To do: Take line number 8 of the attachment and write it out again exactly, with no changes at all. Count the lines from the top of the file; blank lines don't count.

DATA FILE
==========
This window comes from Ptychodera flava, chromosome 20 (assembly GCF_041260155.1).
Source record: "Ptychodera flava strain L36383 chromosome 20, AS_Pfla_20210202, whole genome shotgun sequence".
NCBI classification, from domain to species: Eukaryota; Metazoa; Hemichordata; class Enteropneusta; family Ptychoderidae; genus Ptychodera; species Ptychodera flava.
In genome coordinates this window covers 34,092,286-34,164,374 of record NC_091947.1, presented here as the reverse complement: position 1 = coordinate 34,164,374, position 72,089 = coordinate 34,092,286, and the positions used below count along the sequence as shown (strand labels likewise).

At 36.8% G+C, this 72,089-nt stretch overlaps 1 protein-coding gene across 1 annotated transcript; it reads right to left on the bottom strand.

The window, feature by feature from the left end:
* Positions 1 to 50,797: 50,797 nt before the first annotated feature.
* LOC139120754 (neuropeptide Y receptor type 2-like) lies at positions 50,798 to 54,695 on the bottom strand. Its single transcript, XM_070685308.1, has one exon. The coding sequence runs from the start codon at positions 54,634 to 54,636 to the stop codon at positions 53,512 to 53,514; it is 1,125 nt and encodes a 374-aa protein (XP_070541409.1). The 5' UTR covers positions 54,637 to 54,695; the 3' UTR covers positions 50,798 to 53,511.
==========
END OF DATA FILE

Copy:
* LOC139120754 (neuropeptide Y receptor type 2-like) lies at positions 50,798 to 54,695 on the bottom strand. Its single transcript, XM_070685308.1, has one exon. The coding sequence runs from the start codon at positions 54,634 to 54,636 to the stop codon at positions 53,512 to 53,514; it is 1,125 nt and encodes a 374-aa protein (XP_070541409.1). The 5' UTR covers positions 54,637 to 54,695; the 3' UTR covers positions 50,798 to 53,511.